Tom Petty Makes Room At The Top

A new song by the pop-rock troubadour gives comfort and respite from the storm of life.

(Editor's Note: The "Sunday Morning" essay does not reflect the views of SonicNet Inc. or its affiliated companies.)

Editorial Director Michael Goldberg writes:

On his new album, Echo, Tom Petty sings about getting away from it all. "I got a room at the top of the world tonight," is how the opening track, "Room at the Top," begins.

A little later in the first verse he continues, "I've got a room where everyone can have a drink and forget those things that went wrong."

I'm writing this Wednesday night (April 22). Tuesday, two troubled youths killed 12 of their fellow students and a teacher at a Littleton, Colo., high school, then they took their own lives. Earlier, our troubled President (whom I admit I voted for twice) asked Congress for $6 billion so he could continue our involvement in a civil war we have no business sticking our ugly American noses in. Need I say all is decidedly not right in the world?

So excuse me if I find great comfort tonight in Tom Petty's simple words and lullaby of a melody.

Petty has been under fire from some quarters during the week or so since he released his new album. One of SonicNet's contributors, the excellent critic Billy Altman, dissed "Room at the Top" (RealAudio excerpt). He included it among a number of songs he described disparagingly as "navel contemplations."

I respect Billy's opinion, but that doesn't mean I always agree with him. Certainly not this time.

Another writer told me he'd spent a weekend with the album. He was disappointed that it sounded like Tom Petty. You know, Petty doing what he's always done -- wedding romantic lyrics to Byrds-style jangling rock 'n' roll. He didn't think the new batch of songs was anything special.

Petty gets put in the classic-rock bag these days, even by writers who like his music. A Rolling Stone critic went on and on about Petty's sticking to his retro-rock bag of tricks. "Twenty-three years. Twelve studio albums. One sound," wrote Greg Kot. "Petty and the Heartbreakers define classic guitar rock."

All of which is beside the point. "I got a room at the top of the world tonight" (RealAudio excerpt), goes the chorus of the song. "And I ain't comin' down."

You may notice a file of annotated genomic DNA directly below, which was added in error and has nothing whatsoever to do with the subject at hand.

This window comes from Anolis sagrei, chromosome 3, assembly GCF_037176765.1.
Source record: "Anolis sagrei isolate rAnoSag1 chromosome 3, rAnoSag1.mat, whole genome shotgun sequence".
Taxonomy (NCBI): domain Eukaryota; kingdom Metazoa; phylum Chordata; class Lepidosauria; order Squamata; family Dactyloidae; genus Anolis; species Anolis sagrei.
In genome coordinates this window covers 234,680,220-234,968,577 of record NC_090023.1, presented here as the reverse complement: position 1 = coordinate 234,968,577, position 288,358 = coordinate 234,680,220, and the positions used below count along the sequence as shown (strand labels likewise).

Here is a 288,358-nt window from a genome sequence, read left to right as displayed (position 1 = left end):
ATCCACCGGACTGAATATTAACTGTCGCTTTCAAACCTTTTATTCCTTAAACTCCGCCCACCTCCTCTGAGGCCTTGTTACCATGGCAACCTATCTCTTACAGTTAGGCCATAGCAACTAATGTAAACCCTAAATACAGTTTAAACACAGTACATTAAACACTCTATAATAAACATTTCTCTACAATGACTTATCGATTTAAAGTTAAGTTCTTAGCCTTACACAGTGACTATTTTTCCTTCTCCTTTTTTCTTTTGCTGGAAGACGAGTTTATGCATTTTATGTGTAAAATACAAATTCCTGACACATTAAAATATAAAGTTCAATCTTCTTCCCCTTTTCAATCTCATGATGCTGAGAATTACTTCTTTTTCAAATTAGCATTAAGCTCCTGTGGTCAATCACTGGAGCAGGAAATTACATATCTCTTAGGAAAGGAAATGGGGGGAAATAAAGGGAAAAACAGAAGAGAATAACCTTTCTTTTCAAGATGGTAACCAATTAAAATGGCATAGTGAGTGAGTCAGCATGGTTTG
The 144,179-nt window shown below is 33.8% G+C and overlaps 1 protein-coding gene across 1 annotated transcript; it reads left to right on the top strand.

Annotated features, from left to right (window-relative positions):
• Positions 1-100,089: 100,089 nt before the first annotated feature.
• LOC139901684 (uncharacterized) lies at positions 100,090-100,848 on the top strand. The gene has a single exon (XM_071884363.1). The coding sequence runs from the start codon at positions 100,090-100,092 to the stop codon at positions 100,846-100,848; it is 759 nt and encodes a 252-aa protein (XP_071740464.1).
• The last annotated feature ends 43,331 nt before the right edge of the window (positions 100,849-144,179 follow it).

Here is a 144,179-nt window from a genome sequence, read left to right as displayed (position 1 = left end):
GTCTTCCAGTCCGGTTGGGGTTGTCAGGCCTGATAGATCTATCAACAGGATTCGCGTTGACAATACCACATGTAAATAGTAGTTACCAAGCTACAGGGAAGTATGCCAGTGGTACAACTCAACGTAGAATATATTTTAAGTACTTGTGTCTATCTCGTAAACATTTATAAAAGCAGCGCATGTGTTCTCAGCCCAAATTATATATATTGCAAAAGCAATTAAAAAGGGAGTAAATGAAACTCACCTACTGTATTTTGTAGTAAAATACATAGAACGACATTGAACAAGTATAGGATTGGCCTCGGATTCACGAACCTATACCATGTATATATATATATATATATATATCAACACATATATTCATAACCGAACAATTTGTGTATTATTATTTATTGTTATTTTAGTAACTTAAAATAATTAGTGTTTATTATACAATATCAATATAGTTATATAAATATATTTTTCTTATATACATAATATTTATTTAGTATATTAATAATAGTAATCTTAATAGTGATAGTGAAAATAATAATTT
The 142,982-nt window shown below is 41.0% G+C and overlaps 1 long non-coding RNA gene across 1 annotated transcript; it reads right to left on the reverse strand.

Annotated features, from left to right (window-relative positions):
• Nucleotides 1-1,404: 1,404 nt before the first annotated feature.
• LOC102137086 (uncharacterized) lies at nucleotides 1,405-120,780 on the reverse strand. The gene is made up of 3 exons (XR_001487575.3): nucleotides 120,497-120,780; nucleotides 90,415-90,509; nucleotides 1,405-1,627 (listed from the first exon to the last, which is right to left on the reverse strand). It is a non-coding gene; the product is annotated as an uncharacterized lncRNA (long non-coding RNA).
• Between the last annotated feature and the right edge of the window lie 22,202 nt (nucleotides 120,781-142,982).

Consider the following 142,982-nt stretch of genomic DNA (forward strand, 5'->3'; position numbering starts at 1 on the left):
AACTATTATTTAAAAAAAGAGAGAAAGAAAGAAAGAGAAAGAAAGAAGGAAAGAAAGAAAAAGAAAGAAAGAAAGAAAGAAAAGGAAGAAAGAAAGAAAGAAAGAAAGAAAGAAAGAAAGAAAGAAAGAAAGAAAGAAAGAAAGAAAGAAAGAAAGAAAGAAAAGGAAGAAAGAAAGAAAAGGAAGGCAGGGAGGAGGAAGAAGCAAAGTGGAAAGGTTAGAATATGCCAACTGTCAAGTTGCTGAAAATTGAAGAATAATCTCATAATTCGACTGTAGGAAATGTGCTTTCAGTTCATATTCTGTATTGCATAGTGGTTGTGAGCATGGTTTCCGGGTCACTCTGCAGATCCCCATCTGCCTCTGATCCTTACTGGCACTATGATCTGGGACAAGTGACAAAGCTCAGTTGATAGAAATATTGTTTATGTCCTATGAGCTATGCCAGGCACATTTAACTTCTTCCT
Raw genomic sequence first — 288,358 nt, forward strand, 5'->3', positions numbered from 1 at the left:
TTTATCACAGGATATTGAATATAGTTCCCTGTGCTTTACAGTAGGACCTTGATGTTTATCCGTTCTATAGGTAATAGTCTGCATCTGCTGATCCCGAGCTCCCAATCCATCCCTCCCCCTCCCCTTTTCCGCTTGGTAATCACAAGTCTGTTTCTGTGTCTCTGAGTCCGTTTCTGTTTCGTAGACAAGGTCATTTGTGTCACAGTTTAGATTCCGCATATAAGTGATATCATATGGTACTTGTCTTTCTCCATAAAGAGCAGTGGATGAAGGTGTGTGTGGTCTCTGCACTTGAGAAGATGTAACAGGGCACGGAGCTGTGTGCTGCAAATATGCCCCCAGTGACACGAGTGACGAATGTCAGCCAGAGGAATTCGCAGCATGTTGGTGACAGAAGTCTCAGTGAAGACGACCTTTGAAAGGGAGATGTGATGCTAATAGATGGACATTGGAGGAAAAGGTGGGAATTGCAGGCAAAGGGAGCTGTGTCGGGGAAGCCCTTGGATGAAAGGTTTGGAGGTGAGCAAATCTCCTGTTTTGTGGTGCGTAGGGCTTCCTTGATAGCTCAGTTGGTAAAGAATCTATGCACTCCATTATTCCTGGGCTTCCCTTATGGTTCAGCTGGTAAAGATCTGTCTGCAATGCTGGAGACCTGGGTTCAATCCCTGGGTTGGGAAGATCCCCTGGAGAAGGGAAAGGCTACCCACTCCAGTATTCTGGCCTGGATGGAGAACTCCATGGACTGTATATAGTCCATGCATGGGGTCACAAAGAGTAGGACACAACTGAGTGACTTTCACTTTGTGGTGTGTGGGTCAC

Can you express that idea in a song with any more grace?

Sometimes it seems as if rock critics forget that a goal of artists working in the pop-song arena is to communicate to people through their songs. It's to express sentiments -- about love, heartbreak, betrayal, feeling the blues -- that a lot of people feel, but can't always articulate themselves.

Inventing a "new" kind of pop music isn't really the point; saying something you and I can connect with, is.

"I got a room at the top of the world tonight/ I've got a room where everyone can have a drink and forget those things that went wrong."

Tell me you don't feel that way, at least once in a while.

I do. I want my "room at the top" away from it all, where I can hang out (or hide out) with my friends. Where I can forget about all the trouble I've seen, or lived. Where, for a little while, I don't have to worry about whether my news team is going to independently confirm the "Suge" Knight story or get the scoop on the Nine Inch Nails album or break the next Smashing Pumpkins news.

Life is hard and then you die, is the cliché that seems to nail it best. All of us, from the Silicon Valley millionaires to the homeless out on Haight Street here in San Francisco, have a cross to bear. All of us deal with stress -- jobs that are just too much, money problems, relationships that can be tenuous at times, friends who want more than we can give.

And then, along comes Tom Petty. "I got a room at the top of the world tonight," he sings, so gently. "I got a room at the top of the world tonight. And I ain't. Comin'. Down."